},
    },
  ],
}

As seen in code comment, please check out https://gatsby.dev/env-vars for how to set up environment variables so your accessToken isn't public and pushed onto your Github repository.

Once your environment variables are set up, you can now familiarize yourself with GraphQL and the GraphiQL playground. This is a helpful tool to query your data. Here is the Gatsby documentation on GraphiQL.

On the left, under the explorer, is all the information you can run a query for. On my index.js page, I want to have a list of all my blogs, so I ran the below query.

GraphiQL Query for index.js

The query is on the left, the results are on the right. I wanted to retrieve the titles, id's, and slugs of all the blog posts I've created on the Contentful CMS. On the right, you can see only that data is returned.

The next step(s) are to create a file which will house the blog post, a template. I created a template folder within the src directory, and created the file blogPost.js. It will contain a query and also a React component.

Once all done, it looks like this.

blogPost.js

We will come back to the blog template but we can start to work on the gatsby-node.js file. Gatsby Node APIs are pretty powerful and you can do a lot, can read up on them here. We will be using the createPages API since we want to create blog posts on individual pages.

The documentation is very helpful as it provides an example of createPages we can amend a little to fit into our project.

createPages example

The example uses 'allMarkdownRemark' where we have our 'allContentfulBlogPost'. We provide the slug data to create the individual blog post url. We are providing the blog post template, running the query, then taking the results, using forEach to goes through all the results, running createPage on each result.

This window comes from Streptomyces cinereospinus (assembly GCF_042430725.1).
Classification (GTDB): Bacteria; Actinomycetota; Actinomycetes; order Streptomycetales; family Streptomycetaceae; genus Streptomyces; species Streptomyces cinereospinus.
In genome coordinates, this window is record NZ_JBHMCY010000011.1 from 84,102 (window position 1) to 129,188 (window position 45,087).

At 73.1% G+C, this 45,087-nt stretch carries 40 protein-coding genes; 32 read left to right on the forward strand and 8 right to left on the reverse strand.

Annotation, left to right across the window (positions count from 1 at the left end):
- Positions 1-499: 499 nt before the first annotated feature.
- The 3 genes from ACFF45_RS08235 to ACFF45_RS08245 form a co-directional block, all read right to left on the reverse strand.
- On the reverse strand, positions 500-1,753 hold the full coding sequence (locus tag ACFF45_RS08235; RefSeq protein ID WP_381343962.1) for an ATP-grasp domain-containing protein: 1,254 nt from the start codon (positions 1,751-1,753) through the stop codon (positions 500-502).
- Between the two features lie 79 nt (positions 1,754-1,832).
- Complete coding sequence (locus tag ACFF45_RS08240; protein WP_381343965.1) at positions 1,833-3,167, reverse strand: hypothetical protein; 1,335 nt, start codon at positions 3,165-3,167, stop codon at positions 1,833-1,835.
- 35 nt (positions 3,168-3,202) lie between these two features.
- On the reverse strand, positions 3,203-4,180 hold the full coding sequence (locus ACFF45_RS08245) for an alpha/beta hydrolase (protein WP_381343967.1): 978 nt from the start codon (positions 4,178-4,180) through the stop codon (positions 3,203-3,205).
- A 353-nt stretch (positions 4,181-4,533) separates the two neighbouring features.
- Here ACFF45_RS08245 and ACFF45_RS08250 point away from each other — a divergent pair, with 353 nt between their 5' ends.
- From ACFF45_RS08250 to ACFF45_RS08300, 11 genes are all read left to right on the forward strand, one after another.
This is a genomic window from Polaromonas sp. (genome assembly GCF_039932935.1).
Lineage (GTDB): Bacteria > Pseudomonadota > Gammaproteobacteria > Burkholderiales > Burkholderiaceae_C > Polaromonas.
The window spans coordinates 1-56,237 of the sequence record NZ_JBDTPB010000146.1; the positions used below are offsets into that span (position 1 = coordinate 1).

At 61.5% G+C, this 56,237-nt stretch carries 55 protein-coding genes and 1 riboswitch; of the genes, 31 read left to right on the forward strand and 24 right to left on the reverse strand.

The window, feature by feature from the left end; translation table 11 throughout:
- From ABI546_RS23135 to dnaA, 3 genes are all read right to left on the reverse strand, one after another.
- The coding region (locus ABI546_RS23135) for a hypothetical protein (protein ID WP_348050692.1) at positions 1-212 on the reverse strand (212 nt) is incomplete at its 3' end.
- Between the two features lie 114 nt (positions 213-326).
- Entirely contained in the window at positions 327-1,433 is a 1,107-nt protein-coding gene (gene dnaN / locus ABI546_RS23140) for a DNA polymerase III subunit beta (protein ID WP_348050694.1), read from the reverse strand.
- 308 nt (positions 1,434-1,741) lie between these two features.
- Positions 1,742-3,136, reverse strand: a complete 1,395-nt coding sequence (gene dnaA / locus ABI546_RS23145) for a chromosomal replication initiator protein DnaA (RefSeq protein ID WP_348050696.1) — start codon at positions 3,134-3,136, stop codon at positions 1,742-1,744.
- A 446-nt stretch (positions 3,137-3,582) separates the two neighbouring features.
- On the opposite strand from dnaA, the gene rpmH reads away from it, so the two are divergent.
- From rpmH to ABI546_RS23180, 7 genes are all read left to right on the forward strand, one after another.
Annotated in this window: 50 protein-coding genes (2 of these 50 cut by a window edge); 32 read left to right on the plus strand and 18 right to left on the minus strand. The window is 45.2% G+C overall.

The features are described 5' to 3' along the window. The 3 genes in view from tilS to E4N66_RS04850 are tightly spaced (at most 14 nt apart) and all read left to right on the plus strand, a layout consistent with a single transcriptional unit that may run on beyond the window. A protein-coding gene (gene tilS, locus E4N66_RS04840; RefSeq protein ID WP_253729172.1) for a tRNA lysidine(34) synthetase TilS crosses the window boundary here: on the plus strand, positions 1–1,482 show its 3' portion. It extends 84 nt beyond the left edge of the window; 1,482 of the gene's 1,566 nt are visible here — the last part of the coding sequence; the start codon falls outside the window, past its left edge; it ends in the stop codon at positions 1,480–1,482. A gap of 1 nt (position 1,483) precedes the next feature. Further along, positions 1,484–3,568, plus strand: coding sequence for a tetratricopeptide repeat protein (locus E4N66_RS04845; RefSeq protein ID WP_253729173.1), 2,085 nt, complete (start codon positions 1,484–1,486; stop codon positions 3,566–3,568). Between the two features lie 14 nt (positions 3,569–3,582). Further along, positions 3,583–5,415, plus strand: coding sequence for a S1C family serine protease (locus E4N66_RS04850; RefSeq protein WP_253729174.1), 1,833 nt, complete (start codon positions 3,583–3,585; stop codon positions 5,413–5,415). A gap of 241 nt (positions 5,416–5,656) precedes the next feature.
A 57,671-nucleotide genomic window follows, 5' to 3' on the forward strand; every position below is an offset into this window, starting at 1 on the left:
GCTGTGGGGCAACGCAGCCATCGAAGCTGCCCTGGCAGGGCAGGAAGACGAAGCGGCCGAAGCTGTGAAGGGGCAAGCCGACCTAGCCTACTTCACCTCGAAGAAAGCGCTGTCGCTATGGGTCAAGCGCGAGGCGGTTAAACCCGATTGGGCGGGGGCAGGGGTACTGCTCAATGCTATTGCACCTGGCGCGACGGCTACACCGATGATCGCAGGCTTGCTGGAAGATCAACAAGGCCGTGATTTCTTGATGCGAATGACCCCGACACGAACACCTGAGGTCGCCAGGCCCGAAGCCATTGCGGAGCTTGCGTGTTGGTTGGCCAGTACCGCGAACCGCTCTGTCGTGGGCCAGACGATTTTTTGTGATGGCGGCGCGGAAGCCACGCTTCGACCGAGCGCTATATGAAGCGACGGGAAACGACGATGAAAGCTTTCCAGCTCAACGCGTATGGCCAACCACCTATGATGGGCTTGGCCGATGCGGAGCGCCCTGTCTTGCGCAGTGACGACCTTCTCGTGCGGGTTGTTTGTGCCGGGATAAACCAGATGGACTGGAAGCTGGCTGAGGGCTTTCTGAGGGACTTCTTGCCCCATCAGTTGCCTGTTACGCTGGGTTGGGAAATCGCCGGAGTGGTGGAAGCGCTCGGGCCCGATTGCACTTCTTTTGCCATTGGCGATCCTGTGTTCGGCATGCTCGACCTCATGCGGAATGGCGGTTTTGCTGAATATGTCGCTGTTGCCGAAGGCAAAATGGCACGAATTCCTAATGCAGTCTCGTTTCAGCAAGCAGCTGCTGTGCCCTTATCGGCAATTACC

If this is done successfully, you can test it out by going to each individual blog post page, and see if the slug has been created. All the content may not be there if the blog template was not set up yet.

Back to the blog post template, our query will look a little different as we need to use contentfulBlogPost instead of allContentfulBlogPost. The template is for an individual blog, not all (as the index page will contain the list of all blogs). This is what we want/need to query onto our blogPost.js template. The slug argument is 'eq' equal to the slug from the path name.

blogPost query

One other important thing is the use of childMarkdownRemark, from the plugin gatsby-transformer-remark. The blog posts from Contentful are in markdown, this plugin transforms markdown to html, which is what we query.

From here, it seems just about done. On my index page, I see the two (test) blog posts I published.

My index page

And here is a a blog post page. From the query, we requested title, content, tags, date, which is all displayed on this page.

Sample blog post page

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virenb profile

Viren B

@virenb

Self-taught developer, always looking to learn more.